Frisco & Dallas Endoscopic Carpal Tunnel Release
Stitchless Carpal Tunnel Release Surgery
Endoscopic Carpal Tunnel Release Surgery
In recent years, carpal tunnel syndrome has increased in terms of attention from the medical community. This is likely due to its prominence in workers who repeatedly use their hands. This includes a multitude of different jobs, such as office workers, assembly line workers, drivers, carpenters, and many more. Additionally, it results from certain health issues, like diabetes, thyroid dysfunction, high blood pressure, and more. Also, women are around three times more likely to develop carpal tunnel syndrome than men. However, endoscopic carpal tunnel release surgery is a perfectly viable option.
At SPORT, our talented Dallas orthopedic surgeons and DFW physical therapists have an unparalleled amount of experience in their fields. We commit ourselves to getting you back to your active lifestyle through quick and lasting recovery. Along with our state-of-the-art endoscopic carpal tunnel release surgery, we also offer treatments for osteoarthritis and even joint replacements. If you suffer from carpal tunnel syndrome and want to know more about endoscopic carpal tunnel release, feel free to give us a call at 469-200-2832 and schedule an appointment with us.
What To Expect From Endoscopic Carpal Tunnel Release Surgery?
Endoscopic surgeries are intended to be far less invasive and with smaller incisions than other types of surgeries. They involve the use of a very thin tube with an endoscope (camera) attached to it. The surgeon makes either one (single-portal) or two (two-portal) small incisions in the wrist. Through these incisions, the surgeon inserts the endoscope. This allows the surgeon to see all of the wrist’s structure without completely opening the area with a large incision.
All tools used in an endoscopic carpal tunnel release are extremely small. Along with the endoscope, they are inserted through the incision/s on the wrist or palm. The surgeon uses the cutting tool to cut the transverse carpal ligament, which then releases pressure on the median nerve. This, in turn, relieves the patient of their carpal tunnel syndrome symptoms. Once the surgery is complete, the surgeon wraps the wound with waterproof bandage material. Eventually, the area around the cut ligament fills with scar tissue. In most cases, stitchless carpal tunnel release is performed as an outpatient procedure, meaning that the patient returns home after the surgery.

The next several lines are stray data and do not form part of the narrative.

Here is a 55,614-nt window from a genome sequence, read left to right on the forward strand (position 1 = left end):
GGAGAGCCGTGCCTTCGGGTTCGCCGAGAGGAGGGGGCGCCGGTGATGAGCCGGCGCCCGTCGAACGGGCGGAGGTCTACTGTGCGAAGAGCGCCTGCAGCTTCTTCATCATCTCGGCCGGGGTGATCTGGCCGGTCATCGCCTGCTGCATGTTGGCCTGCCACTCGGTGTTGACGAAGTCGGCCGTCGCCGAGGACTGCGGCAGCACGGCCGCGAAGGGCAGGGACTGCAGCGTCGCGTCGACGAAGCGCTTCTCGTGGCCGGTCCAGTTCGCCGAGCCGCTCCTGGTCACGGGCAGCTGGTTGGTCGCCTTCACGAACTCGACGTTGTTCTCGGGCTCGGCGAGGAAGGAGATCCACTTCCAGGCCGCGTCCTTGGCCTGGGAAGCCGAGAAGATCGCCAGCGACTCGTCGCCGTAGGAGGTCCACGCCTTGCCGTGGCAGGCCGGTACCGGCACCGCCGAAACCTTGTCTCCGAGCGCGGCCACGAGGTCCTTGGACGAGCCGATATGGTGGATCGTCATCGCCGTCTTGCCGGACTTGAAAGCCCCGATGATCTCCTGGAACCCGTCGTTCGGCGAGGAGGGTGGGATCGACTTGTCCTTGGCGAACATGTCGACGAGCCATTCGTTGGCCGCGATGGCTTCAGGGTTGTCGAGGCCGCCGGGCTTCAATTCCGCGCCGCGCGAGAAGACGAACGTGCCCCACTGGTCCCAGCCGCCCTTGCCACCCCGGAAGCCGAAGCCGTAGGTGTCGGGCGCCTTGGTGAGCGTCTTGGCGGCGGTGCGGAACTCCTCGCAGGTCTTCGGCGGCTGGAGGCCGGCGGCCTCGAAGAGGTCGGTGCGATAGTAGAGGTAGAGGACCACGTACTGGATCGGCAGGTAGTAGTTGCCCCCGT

Why Do You Need Stitchless Carpal Tunnel Release Surgery?
Our orthopedic surgeons consider endoscopic carpal tunnel release for the following reasons.
- You have undergone a significant amount of nonsurgical treatment, with no improvement of the symptoms. Generally, providers do not consider surgery until at least several weeks or months pass with ongoing nonsurgical treatment options.
- You have severe symptoms, such as loss of feeling, loss of coordination, or loss of strength in the fingers, hand, or thumb. These symptoms restrict your daily activities on a regular basis.
- Your median nerve has sustained damage, or there is a significant risk of damage to the nerve.
- Surgeons consider this method over other methods in cases where both wrists require surgery, or where patients use wheelchairs, walkers, or crutches. This consideration is due to the shortened healing time when compared to other methods.
Does Endoscopic Carpal Tunnel Release Work?
Most of our patients who undergo endoscopic carpal tunnel release experience fewer or no symptoms of pain and numbness after their surgery. Only rarely do we see pain and numbness return to patients once they go away. After the surgery, some patients experience temporary loss of strength in the hand while trying to grip onto or pinch an item. In cases where the muscles of the thumb have weakened or dissipated prior to surgery, some patients experience limited function of the hand, even after the surgery.
What Are the Risks for Endoscopic Carpal Tunnel Release?